I have watched many hours of movie shooting, but nothing I've seen has equaled the Pink Panther session I observed a few years ago in England. Bedecked in his Inspector Clouseau mustache, the late Peter Sellers would step before the camera and begin his dialogue, speaking in a voice so unctuous you could almost see the syllables congealing on his tongue. He would rarely get past the third or fourth line before his shoulders began to shake, his face contorted with mirth, and several yards of celluloid zipped uselessly through the camera while he roared with merriment at the absurdity of his own portrayal.
Far from being dismayed by this, filmmaker Blake Edwards would be equally doubled up in his director's chair, where he howled with glee while the technical crewmen stood around and smiled and fidgeted. Indeed, Edwards has admitted adding several days to the shooting schedule of each Pink Panther movie , just to allow time for helpless giggling. It's a crazy way to make a picture, yet the Pink Panther series contains some of the most successful comedies of all time, financially as well as critically. And a lion's share of the credit belongs to Sellers, whose anarchic wit was at the center of each film.
When he wasn't mugging his way through a Pink Panther epic, Sellers frequently chose films that required him to take on multiple roles. In "Lolita" he was the evil clare Quilty, a man of many disguises. In "Dr. Strangelove" he played everyone from the nightmarish title character to the President of the United States.
Near the end of his Career, Sellers won an Academy Award nomination for his darkly sardonic portrayal of Chance, a profoundly ignorant man who becomes a presidential adviser, and then leaped back to the cheerfully schizoid moviemaking that apparently appealed to him most. In "The Fiendish Plot of Dr. Fu Manchu," due for national release shortly, Sellers plays the notorious Fu at the age of 168, and also plays Fu's arch-enemy, Nayland Smith of Scotland Yard. For Sellers, there was nothing odd about playing both the good guy and the villain. they both made him giggle.
Certainly this season could use more of Sellers's suave wit, and the kind of depth that made us respect Clouseau at even his most idiotic moments. The biggest comedy hit of the summer is "Airplane!" from the writer-director team of Jerry Zuker, David Zuker, and Jim Abrahams. The rating is PG, although the picture contains more sex jokes and double entendres than, say, the R-rated "Blues Brothers." Still, the thrust of the farce is more filmic than physical -- that is, it spends most of its energy making fun of other movies, as varied as "Saturday Night Fever" and "From Here to Eternity."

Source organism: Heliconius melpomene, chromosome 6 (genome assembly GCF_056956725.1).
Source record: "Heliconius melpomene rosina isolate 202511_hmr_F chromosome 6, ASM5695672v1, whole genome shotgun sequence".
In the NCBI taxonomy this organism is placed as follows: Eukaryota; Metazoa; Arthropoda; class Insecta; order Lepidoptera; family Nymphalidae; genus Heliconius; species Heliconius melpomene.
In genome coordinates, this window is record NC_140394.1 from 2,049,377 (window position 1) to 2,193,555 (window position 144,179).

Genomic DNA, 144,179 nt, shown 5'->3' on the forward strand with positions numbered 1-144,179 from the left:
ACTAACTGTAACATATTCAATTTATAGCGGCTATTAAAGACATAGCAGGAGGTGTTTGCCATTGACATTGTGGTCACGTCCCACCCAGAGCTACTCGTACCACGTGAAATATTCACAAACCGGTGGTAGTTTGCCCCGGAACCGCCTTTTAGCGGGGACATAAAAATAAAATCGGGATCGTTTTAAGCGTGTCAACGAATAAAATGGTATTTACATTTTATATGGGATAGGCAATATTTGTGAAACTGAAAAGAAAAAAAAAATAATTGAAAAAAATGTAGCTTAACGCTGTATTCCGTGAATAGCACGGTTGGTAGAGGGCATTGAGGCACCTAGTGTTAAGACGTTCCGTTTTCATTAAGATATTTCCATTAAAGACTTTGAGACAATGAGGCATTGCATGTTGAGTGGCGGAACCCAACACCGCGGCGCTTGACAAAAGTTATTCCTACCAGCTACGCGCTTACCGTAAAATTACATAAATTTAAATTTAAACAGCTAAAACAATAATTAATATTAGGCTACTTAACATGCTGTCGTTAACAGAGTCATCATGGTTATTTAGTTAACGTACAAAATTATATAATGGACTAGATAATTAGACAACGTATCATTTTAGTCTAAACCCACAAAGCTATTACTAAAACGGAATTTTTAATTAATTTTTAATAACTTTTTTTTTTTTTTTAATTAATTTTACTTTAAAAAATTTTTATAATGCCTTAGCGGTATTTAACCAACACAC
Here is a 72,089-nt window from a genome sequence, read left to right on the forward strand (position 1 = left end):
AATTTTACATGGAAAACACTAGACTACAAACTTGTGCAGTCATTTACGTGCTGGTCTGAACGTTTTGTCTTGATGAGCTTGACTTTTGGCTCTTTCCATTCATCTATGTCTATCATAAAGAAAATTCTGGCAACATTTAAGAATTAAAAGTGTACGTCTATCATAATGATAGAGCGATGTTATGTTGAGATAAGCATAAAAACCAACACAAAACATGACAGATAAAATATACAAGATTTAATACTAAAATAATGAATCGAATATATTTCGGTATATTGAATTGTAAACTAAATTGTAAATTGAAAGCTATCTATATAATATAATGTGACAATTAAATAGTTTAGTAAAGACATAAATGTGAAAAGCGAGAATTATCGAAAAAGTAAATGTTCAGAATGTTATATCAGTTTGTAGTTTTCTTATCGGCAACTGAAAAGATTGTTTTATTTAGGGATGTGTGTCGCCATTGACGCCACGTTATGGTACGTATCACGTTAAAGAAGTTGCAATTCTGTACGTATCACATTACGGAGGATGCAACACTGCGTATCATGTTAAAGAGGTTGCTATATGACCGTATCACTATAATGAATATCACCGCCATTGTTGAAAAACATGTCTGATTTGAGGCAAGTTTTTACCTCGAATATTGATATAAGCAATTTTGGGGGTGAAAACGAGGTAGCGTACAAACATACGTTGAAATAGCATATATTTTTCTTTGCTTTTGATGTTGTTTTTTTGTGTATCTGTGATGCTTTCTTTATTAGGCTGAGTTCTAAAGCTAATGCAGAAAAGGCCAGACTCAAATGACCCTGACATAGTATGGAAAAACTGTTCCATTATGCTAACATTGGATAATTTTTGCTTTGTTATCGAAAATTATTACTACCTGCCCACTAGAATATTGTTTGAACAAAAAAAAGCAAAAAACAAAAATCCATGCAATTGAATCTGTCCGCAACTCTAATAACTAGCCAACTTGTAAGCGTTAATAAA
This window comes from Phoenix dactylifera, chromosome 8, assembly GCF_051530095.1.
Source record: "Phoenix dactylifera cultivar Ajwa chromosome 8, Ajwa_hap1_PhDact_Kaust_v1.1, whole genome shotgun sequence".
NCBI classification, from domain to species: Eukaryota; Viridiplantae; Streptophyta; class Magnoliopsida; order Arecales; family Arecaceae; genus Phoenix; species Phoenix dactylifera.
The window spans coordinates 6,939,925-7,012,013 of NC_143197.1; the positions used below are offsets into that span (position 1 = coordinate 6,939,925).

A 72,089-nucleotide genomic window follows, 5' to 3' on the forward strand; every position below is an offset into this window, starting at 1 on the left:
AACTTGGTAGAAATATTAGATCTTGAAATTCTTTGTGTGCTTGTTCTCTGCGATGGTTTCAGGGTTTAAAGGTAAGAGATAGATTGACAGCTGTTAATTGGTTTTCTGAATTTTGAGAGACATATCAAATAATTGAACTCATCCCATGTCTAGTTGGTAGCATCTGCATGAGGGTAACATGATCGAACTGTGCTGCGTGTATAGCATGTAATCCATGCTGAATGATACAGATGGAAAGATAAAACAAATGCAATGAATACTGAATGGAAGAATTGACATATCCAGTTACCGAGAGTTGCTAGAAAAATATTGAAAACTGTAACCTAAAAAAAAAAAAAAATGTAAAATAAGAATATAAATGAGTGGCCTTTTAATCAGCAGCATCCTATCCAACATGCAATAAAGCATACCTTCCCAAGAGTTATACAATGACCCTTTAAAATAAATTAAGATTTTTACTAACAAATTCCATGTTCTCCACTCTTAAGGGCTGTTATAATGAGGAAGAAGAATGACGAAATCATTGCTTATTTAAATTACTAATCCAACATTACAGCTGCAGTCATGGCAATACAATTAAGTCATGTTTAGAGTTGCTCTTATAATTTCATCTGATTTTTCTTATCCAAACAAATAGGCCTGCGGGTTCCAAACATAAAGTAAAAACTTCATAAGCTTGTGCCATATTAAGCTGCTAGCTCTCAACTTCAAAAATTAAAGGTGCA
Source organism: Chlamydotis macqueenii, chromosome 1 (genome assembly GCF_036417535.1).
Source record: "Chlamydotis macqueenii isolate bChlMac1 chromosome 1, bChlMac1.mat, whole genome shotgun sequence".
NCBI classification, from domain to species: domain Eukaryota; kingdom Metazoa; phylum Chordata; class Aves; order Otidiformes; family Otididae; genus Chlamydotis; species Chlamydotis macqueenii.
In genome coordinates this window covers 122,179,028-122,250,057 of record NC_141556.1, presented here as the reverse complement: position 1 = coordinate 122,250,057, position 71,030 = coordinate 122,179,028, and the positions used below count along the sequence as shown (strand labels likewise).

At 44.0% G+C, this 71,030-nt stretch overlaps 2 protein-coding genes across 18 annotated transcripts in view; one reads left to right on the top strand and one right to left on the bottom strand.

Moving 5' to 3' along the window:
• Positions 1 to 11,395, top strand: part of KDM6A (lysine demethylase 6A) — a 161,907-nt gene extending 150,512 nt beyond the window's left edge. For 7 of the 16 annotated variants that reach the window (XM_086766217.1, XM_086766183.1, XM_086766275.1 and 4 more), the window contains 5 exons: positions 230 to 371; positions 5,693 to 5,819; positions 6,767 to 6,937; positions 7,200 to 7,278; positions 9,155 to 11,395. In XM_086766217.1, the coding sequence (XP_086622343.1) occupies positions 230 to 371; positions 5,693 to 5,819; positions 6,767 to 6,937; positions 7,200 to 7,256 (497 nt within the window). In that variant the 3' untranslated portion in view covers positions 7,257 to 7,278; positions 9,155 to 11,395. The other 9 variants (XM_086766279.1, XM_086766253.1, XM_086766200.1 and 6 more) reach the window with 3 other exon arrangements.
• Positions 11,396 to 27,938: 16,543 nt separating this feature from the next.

Airplane! has been making enough money to fill a hangar, which reflects current tastes for lightheaded entertainment. (The summer's other box-office champ, "The Empire Strikes Back," is no feast for the intellect, either.) "Airplane!" contains a share of uproarious gags along with its periodic lapses of taste.
But can't a comedy be more than just silly? After all, Sellers's best pictures always were. You laugh a lot during "airplane!" and then you leave the theater and the whole jumbo movie flies right out of your head, never to return.
There's more to recommend in another current comedy, The amiable Rough Cut, starring Burt Reynolds, Lesley-Anne Down, and David Niven. Again, there are lapses in taste, including a brief seminude love scene that definitely pushes the limits of the PG tag.And the ending (where crime does pay) is weak, partly because the film had a rough cut of its own -- with the original finale reportedly discarded just before release, and a new one tacked on. Still, most of the movie is a joy to behold.The plot borrows from the Alfred Hitchcock classic "To Catch a Thief" -- indeed, Reynolds actually does a Cary Grant imitation in an early scene. The "hero" is a big-time jewel thief whose new girlfriend puts him on the trail of a gigantic diamond heist. What he doesn't know is that her information is coming straight from a Scotland Yard lawman who has set his trap for both of them. The story is a three-way game of cat-and- mouse, with a shipment of gems as the ultimate cheese.
Flyweight material, to be sure. But the performers have a ball running circles around one another, and we have a ball watching them. Reynolds again reveals the gently self-mocking side of his character that shined so brightly in "Starting Over," and Lesley-Anne Down matches him perfectly as the ambiguous girlfriend. Many of the funniest lines in "rough Cut" sound like nothing when you repeat them to your friends. But in the context of the movie -- and in the mouths of these splendid stars -- they make you roar with laughter. "rough cut" is a flawed gem, and its box-office performance has been disappointing. But it shines more brightly than most of the summer's other fare and it shows a surprising new side to filmmaker Donald Siegel, hitherto known as a hard-boiled action man with a penchant for pictures like "Dirty Harry" and the original "Invasion of the Body Snatchers." I don't know where he learned the Hitchcockian touch, but he carries it off like a master.